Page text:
Tan painted plaster sculptural group featuring slave parents standing with their two children in front of the desk of an auctioneer who is selling them. The mother is trying to comfort the baby in her arms while her other child hides behind her dress.
Credit Line: 
Gift of Mr. Samuel V. Hoffman
Object Number: 
1928.28
Marks: 
signed: center top of base: "JOHN ROGERS/NEW YORK" inscribed: front of base: "THE SLAVE AUCTION" inscribed: sign on auctioneers box: "GREAT SALE/OF/HORSES, CATTLE/NEGROES & OTHER FARMS STOCK-/THIS DAY AT/PUBLIC AUCTION"
Gallery Label:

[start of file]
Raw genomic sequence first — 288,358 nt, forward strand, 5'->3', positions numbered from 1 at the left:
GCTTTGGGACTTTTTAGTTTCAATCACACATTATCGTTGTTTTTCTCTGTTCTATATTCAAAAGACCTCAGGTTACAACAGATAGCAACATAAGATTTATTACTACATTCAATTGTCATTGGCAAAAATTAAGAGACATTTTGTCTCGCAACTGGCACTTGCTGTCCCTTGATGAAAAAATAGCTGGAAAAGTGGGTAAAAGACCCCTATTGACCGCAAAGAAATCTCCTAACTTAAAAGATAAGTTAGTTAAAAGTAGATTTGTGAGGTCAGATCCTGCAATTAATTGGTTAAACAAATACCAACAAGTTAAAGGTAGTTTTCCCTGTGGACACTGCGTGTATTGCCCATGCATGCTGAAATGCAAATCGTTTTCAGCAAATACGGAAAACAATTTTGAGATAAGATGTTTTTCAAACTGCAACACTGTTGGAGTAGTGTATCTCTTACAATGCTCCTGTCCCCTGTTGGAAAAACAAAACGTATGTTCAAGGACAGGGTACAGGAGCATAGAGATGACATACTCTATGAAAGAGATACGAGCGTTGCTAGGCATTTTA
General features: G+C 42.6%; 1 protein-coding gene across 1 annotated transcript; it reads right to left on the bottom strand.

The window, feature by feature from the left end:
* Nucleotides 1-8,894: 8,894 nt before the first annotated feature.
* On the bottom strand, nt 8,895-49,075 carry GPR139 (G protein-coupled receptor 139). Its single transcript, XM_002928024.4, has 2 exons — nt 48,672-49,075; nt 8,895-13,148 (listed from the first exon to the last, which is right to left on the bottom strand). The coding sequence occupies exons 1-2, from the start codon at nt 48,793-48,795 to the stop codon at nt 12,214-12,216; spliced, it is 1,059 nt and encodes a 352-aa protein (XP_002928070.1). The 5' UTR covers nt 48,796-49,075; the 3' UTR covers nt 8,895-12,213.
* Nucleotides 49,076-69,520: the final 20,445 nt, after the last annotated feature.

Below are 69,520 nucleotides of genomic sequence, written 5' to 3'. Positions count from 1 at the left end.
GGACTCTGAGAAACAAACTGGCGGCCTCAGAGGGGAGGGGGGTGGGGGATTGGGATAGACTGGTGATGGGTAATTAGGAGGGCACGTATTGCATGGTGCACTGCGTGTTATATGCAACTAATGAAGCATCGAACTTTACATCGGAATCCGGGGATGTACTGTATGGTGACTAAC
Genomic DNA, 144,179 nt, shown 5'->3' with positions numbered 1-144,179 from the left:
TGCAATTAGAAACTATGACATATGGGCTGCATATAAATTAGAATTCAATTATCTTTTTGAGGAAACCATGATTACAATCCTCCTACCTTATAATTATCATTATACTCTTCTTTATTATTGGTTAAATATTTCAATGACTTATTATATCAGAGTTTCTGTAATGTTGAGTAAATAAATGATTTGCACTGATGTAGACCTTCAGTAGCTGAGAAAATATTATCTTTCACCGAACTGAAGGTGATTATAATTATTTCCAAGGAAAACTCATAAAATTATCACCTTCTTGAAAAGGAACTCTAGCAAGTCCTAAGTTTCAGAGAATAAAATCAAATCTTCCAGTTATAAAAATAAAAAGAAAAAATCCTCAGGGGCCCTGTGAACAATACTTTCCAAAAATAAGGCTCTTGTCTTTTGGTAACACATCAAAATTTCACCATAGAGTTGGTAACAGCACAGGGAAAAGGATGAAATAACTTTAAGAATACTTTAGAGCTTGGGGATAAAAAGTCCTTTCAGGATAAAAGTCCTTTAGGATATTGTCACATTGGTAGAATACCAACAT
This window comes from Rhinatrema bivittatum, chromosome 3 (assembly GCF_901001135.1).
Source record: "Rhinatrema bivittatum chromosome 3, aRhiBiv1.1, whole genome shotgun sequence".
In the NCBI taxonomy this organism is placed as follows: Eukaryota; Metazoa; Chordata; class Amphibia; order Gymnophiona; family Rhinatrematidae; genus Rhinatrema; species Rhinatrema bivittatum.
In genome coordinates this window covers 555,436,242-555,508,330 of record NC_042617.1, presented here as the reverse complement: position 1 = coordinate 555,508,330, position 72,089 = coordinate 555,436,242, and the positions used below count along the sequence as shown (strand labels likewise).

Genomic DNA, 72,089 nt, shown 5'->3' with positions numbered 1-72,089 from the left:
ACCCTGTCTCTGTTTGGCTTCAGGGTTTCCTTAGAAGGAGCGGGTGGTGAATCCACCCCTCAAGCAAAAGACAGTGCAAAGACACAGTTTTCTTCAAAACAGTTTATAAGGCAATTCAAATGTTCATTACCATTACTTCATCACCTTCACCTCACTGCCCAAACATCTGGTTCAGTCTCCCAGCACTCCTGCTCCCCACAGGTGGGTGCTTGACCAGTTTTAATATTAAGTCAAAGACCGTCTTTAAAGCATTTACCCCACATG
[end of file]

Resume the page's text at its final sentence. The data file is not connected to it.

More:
With this small plaster John Rogers burst onto both the art world and the political scene in New York in the months leading up to the Civil War. He boldly depicted a slave auction in progress, illustrating the tragedy of a family about to be torn apart. The father stands defiantly, with arms crossed, and his wife stands on the other side of the podium. Rogers noted that he portrayed her with Caucasian features to suggest that she was of mixed race, alluding to the sexual abuse of female slaves by their masters. She tenderly holds her baby, while her other child, a toddler, hides fearfully behind her skirt. The auctioneer presides over a rostrum with a sign that describes the sale with chilling dispassion: "Great Sale/of/Horses, Cattle/Negroes & Other/Farm Stock/This Day at/Public Auction." Rogers made clear the evil being perpetrated by the auctioneer: his hair forms two curls that resemble the horns of a devil, and what appears to be a tail peeks out from the back of his coat. Rogers himself described the work most vividly: "I have got a magnificent Negro on the stand. He fairly makes a chill run over me when I look at him. . . . The auctioneer I have rather idealized . . . two little quirks of hair give the impression of horns. The woman will be more clearly white and she and the children will come in gracefully. I am entirely satisfied to stake my reputation on it." Rogers modeled the sculpture while he was working as a draftsman for the city surveyor in Chicago. He had high hopes for the work, expecting it would be "the most powerful group I have ever made." The acclaim it earned in the Midwest inspired him to move to New York to establish himself as a professional artist. Rogers first offered it for sale at a pivotal moment, just two weeks after John Brown was executed for attempting to capture the federal arsenal at Harper's Ferry in a plan to liberate slaves. Rogers tried soliciting subscriptions for his sculpture, but apparently with little success. He wrote home in dismay, "I find the times have quite headed me off, for the Slave Auction tells such a strong story that none of the stores will receive it to sell for fear of offending their Southern customers." Rogers had misjudged his audience; he was familiar with the fervent abolitionism of his New England home, and he had not counted on New York's strong commercial ties to the South, which divided the city's sympathies. Undaunted, he hired a black man to sell the group in the streets, a common means of marketing small sculpture usually practiced by Italian artisans. He attracted the attention of the abolitionist Lewis Tappan, who brought Rogers sales in antislavery circles. The abolitionist George B. Cheever wrote a flattering notice in the Independent. The plaster was acclaimed by other abolitionist publications like the National Anti-Slavery Standard and the New York Daily Tribune. Meanwhile, Rogers developed a companion piece called The Farmer's Home (no versions are extant). Intended as a stark contrast to The Slave Auction, the group was described as follows: "The hearty, happy father, after his day's work, or on his return from the field, is seated beside his wife, with a laughing baby astride his foot [which he holds] by both hands to be tossed up and down to a tune which the father is whistling. Another frolicking fat urchin is climbing on his shoulder." A dog and kitten complete the contented image. The representation of the Northern family highlighted the injustices visited on the slave family. Rogers tried to promote the two sculptures as a pendant pair, taking them to a partner at the New York jeweler Ball and Black. The gentleman "praised them both up to the skies" but admitted that he preferred The Farmer's Home for its "more pleasing subject." In later years The Slave Auction became an icon of Rogers' patriotism, but it was never a popular work of art. It remained in his sales catalogue until 1866, but the great rarity of surviving examples suggests that few were sold. The group has enjoyed much better fortunes in its afterlife as an image and an idea in public memory and popular culture. Ironically, the image of The Slave Auction was distributed far more widely than the work itself in the form of album photographs, stereo views, and cartes-de-visite. During Rogers' lifetime The Slave Auction was said to launch his career, and he was praised for his moral courage. By 1893 the group was legendary, as one account recalled that it "infuriated" Southerners. It was often called "Uncle Tom's Cabin in plaster," a reference to Harriet Beecher Stowe's literary indictment of slavery.